The Crows were joined for the last few numbers by  festival organisers Bruce Hogg on slide guitar and Gill Hogg on percussion, which was a fitting end to the evening as it looks likely that this was the last ever Loanhead Festival. Bruce is stepping down as festival organiser after sixteen years at the helm, and no one has so far stepped forward to take over the job.

After the concert was over we retired to a bar called Paddy’s, where we had a few beers and songs and tunes and copious amounts of craic. After that it was back to Bruce and Gill’s for a late night chat and a few cheeky drams before finally going to bed. Needless to say, the sun was up by then!

Celia and I were busy separately on Saturday, with me teaching a tin whistle workshop, and Celia judging the Recycled Instrument and Songwriting competitions. The workshop went well, with five whistlers who worked very hard to learn a tune in the space of an hour. We also talked about ornamentation as applied to the Irish tin whistle. They were a great bunch, and I hope they found it useful!

I ended up somehow involved in the Recycled Instrument competition, by virtue of playing Peter’s plumbing pipe tin whistle for him! Peter had attended my workshop, and managed to learn a tune on his homemade whistle, so we cooked up the plot afterwards that I would play it for him in the competition. I was rooting for him to win all the way!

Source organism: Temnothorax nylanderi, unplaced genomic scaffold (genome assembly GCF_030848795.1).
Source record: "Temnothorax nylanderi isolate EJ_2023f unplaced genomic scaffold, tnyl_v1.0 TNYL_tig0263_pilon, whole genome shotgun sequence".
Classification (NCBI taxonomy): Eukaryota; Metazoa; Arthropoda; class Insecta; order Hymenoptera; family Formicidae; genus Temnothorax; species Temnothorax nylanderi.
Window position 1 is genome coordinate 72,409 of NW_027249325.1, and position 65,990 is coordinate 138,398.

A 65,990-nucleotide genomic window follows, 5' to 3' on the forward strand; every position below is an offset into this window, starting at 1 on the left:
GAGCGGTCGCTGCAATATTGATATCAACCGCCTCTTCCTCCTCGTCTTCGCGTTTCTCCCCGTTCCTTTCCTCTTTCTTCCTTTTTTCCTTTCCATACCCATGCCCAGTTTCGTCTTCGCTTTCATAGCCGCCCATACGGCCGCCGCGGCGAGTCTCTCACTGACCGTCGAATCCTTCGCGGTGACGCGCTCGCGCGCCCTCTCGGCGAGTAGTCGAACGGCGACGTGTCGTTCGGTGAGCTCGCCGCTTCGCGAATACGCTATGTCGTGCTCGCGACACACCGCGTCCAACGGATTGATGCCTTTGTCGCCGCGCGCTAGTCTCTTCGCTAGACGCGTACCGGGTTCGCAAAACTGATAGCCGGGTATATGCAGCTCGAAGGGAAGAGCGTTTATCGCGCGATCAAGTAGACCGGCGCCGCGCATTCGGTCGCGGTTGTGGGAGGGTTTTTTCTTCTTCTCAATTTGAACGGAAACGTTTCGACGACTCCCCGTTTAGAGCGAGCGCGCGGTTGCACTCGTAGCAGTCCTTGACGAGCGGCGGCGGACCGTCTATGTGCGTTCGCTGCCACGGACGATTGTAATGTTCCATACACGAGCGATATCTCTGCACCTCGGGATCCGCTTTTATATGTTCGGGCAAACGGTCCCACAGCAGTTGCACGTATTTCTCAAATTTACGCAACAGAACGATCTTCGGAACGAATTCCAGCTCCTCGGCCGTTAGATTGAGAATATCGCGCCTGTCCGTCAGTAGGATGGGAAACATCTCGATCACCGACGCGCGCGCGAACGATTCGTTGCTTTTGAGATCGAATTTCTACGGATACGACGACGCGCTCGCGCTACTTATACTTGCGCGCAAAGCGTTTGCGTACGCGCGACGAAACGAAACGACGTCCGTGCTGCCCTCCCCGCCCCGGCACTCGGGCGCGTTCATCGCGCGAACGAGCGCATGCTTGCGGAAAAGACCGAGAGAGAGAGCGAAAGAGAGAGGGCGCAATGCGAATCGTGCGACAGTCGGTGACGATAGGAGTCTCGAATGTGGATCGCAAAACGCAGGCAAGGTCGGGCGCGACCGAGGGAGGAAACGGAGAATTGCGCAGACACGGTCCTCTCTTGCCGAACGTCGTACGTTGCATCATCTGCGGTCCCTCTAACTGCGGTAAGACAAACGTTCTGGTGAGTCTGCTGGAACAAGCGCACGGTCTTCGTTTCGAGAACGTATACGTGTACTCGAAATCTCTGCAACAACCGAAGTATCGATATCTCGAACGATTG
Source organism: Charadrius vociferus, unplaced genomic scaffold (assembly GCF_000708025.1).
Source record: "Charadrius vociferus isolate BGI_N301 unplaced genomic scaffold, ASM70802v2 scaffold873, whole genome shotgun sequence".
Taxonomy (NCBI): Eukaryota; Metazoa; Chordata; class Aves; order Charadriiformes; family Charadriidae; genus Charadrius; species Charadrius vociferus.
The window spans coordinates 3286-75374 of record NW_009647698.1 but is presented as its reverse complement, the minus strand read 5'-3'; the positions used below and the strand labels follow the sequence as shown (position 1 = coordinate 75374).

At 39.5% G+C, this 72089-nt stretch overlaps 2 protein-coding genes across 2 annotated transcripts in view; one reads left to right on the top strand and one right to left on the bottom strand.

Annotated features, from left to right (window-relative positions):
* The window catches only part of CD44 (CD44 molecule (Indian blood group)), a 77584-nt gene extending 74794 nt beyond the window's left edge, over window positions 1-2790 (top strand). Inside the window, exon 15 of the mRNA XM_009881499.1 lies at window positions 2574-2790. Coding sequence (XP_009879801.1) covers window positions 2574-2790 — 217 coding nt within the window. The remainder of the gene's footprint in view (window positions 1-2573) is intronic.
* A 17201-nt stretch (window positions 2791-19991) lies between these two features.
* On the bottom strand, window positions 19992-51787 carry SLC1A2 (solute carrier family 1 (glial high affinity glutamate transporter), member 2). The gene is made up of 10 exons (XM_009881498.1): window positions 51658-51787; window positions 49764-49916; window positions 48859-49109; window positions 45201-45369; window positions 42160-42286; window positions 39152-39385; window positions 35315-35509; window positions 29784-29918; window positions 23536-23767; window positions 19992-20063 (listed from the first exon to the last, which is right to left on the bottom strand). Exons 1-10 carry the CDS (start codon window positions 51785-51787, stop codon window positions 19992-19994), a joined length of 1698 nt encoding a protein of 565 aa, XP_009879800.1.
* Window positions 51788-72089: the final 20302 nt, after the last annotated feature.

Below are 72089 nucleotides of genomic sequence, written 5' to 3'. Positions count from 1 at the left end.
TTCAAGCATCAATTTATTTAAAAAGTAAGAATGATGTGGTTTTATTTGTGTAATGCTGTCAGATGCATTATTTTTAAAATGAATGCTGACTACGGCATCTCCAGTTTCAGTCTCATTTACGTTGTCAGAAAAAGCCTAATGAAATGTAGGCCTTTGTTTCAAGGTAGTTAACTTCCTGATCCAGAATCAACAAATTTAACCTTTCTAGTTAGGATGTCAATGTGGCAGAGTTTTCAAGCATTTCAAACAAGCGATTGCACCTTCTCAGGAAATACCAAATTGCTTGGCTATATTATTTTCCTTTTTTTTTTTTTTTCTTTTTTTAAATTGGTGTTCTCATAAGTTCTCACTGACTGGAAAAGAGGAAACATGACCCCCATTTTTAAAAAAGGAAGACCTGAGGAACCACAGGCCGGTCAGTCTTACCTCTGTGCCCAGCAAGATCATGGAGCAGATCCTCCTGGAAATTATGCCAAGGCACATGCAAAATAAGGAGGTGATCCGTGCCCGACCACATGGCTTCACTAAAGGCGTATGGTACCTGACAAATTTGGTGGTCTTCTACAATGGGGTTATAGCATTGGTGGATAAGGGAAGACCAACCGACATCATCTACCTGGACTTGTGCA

Peter had some stiff competition, however, with a ‘boximer’ (A sort of cross between a dulcimer and a… I don’t know what else! – made out of an old box), and Bruce’s banjo made out of all sorts of bits and bobs. In the end it was a three way tie (with some discussion about whether or not getting me to play Peter’s whistle was actually cheating). No one was entirely sure if everyone came joint first, or joint last!

As for the songwriting competition, I only got to hear the winning song as, in true Eurovision style it was performed again after the results were announced. The song, ‘Emily’s Song’, was very haunting, all about telling a child she will be safe, and using imagery from fairy tales. The singer was Lorna Jane Gracie, and she was an incredibly worthy winner. Very, very poignant and beautifully performed,  and brought a lump to my throat and a tear to my eye. Well done to Lorna Jane, amazing stuff. I hope I get to hear your song again.

On that note we bade farewell to Loanhead and our lovely hosts Gill and Bruce. We had a lovely time, thank you to everyone for making us so welcome!